SIU clears Kingston Police after male barricaded inside residence located deceased

Kingston Police officers at an incident on Fraser Street in July 2023. Photo by Cris Vilela/Kingstonist.

The Special Investigations Unit (SIU) has concluded its investigation into a July 2023 incident in which a male, who had barricaded himself inside a residence after stabbing another individual, was located deceased by Kingston Police (KP).

The SIU — which investigates any incident in Ontario involving law enforcement officials in which there is serious injury, death, allegation of sexual assault, or discharge of a firearm by an official at a person — has determined that, while the 40-year-old male involved in the case was discovered deceased inside the residence, “there were no reasonable grounds to believe a Kingston Police officer committed a criminal offence in connection with the death.”

The officers in this case are Kingston Police officers, and the above statement comes from the findings of SIU Director Joseph Martino in his report on the incident, which was published on Friday, Nov. 3, 2023. The civilian, who was located deceased during the incident on the morning of July 6, 2023, will be referred to as the “Complainant” throughout this article, as is done in the SIU’s report.

The incident took place after Kingston Police were notified by an unknown caller, at 6:23 p.m., reporting that a 40-year-old man, who was under the influence of drugs, was waving a knife around and trying to get in the back door of a residence on Fraser Street, according to the SIU report. Officers arrived on scene within minutes, confronted the Complainant, and directed him to drop the knife.

“The Complainant appeared oblivious to the fact that officers were present. He continued to wave the knife around and used it to slash at an air conditioning unit at the front of the caller’s residence. After a period, the Complainant ran across the driveway separating the caller’s residence from the building next door and entered a residential unit of the building through the rear door, locking the door behind him,” the report reads.

Minutes later, a woman exited the front door of the same unit. According to the SIU, she was bleeding from wounds to a hand and her upper right chest. The Complainant had reportedly stabbed her inside the residence before she was able to escape. Police took the woman to safety, and paramedics were called.

The KP Emergency Response Unit (ERU) was called to the scene, arrived around 7:20 p.m., and an incident command post was established. “Efforts made to communicate with the Complainant from outside the unit were without success. At about 8:45 p.m., plans were agreed to enter the residence,” the report states.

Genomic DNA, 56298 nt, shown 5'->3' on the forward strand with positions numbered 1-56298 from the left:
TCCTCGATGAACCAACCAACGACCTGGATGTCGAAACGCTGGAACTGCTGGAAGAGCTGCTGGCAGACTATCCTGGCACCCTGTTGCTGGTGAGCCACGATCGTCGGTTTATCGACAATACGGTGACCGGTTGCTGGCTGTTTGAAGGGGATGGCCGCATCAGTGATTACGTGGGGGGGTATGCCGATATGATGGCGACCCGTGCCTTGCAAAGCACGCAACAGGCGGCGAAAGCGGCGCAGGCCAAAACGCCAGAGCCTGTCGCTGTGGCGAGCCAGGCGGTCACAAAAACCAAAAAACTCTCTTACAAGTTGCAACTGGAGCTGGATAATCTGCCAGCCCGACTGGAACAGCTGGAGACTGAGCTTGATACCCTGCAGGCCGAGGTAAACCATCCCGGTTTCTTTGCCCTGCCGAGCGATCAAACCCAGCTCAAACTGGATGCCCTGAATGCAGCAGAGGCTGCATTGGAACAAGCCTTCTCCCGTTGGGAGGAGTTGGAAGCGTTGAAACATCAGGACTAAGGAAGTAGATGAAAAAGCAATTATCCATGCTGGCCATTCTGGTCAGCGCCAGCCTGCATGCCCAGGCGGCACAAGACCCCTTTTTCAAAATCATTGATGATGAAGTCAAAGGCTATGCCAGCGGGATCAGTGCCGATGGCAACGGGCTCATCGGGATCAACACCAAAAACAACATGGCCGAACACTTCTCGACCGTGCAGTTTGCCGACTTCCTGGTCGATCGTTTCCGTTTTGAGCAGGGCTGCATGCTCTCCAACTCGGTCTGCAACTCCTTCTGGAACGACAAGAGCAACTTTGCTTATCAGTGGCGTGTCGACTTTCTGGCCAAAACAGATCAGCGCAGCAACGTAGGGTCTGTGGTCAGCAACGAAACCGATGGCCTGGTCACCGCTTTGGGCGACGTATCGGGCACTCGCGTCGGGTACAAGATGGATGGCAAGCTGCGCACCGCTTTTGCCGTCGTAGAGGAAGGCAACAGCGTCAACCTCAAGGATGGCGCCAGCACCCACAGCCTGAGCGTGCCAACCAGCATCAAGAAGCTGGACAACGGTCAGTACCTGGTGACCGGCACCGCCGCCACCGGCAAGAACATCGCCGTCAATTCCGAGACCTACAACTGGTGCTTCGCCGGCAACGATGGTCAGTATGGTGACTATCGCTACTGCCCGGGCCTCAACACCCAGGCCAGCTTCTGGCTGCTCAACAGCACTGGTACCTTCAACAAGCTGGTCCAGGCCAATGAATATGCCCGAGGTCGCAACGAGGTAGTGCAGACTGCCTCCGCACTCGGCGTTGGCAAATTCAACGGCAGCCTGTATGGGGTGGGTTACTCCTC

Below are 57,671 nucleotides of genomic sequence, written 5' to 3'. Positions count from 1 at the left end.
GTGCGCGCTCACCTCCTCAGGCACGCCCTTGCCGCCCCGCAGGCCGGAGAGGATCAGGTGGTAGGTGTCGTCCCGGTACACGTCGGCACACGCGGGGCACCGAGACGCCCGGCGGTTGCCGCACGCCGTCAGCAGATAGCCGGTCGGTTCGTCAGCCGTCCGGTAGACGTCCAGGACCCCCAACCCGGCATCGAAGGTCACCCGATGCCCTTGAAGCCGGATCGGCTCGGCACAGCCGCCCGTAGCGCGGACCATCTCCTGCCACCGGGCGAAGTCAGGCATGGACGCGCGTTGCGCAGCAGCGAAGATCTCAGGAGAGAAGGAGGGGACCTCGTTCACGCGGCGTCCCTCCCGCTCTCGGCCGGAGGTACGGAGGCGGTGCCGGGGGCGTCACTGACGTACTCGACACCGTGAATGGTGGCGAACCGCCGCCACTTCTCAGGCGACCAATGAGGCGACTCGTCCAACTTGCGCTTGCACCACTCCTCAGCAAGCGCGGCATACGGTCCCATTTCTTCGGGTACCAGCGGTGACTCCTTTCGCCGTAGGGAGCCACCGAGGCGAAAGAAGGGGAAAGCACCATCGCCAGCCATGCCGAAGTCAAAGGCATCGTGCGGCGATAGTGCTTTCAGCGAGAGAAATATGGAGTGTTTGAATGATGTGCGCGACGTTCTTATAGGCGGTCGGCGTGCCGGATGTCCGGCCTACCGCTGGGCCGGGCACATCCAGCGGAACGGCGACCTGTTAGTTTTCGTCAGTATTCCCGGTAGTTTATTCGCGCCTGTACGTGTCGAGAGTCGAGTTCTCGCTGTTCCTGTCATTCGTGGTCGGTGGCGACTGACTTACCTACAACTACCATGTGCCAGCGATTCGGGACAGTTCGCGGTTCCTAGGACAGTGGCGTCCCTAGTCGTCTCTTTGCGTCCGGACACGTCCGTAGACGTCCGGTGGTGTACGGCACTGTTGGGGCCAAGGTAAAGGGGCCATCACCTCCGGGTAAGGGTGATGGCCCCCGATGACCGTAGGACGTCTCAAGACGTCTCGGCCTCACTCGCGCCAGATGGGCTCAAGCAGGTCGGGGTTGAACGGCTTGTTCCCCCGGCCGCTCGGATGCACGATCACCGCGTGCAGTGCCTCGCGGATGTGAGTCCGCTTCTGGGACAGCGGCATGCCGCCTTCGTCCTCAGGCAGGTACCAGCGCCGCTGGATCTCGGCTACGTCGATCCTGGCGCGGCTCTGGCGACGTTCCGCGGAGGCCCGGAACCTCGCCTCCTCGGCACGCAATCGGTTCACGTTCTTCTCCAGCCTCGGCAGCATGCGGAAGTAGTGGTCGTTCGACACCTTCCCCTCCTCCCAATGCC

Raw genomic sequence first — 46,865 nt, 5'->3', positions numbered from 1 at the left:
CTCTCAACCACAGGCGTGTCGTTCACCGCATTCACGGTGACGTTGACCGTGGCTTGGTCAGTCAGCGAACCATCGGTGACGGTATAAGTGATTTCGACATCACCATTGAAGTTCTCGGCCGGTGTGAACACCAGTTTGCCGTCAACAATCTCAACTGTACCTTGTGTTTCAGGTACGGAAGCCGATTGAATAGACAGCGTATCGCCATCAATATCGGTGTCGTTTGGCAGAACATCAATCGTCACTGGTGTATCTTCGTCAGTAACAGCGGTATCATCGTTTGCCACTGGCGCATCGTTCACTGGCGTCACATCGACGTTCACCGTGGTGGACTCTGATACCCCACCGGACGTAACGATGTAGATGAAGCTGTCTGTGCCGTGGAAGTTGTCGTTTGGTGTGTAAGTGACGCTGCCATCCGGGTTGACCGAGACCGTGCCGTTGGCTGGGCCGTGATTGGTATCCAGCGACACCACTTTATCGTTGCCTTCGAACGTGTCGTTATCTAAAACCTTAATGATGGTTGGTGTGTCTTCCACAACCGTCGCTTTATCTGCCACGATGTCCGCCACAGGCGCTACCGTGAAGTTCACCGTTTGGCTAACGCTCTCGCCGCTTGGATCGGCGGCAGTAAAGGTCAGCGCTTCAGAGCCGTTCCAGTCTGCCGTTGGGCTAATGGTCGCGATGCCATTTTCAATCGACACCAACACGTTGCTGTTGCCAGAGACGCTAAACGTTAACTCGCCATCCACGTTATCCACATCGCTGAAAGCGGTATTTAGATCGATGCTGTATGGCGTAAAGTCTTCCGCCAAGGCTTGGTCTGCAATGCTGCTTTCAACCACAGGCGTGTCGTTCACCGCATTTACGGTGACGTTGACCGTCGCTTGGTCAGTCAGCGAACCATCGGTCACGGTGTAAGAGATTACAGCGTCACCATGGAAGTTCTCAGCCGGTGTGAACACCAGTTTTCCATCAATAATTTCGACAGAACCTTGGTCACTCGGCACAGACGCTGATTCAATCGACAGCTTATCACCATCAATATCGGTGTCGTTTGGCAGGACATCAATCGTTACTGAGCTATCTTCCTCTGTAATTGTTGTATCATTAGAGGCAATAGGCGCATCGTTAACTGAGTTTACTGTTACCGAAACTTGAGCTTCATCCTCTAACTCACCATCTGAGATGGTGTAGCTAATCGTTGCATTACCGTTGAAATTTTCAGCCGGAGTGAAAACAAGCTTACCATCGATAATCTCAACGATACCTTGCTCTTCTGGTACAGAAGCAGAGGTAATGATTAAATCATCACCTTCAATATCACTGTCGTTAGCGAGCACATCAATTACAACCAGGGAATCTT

According to the SIU, the rear door to the residence was opened by the ERU at about 9 p.m., which allowed officers a line of sight into the unit.

“The Complainant’s feet could be seen near the front of the residence. When no movement or sounds were discernible from the Complainant, even after a police dog was sent in and walked on top of the Complainant, the ERU entered the unit and found the Complainant — unresponsive — laying supine on the living room floor,” the report reads. ‘Supine,’ describes a body laying face up, as opposed to ‘prone,’ which describes a body laying face down.

A knife was located near the Complainant’s feet, the SIU noted. Paramedics entered the unit and found the Complainant’s vital signs absent. He was declared deceased at the scene.

Director Martino analyzed the evidence and relevant legislation, and provided the following assessment in his report.

“The… police officers that responded to the scene to deal with the Complainant were lawfully placed and engaged in the exercise of their duties throughout the engagement. It made sense to deploy the ERU to take the Complainant into custody and ensure public safety. The Complainant was waving a knife around in a threatening fashion, had stabbed a woman, and was holed up in a residence refusing (or unable) to exit. The ERU were trained for just such scenarios,” Martino stated in the report

“It is speculation whether an earlier entry might have made any difference to the Complainant’s health and well-being. Be that as it may, it seems to me the ERU acted with reasonable dispatch given the risks inherent in storming a premises with an armed individual.”

Martino concluded his report by noting there are “no reasonable grounds” to believe that any officers “transgressed the limits of care prescribed by the criminal law in their dealings with the Complainant, there is no basis for proceeding with criminal charges. The file is closed.”

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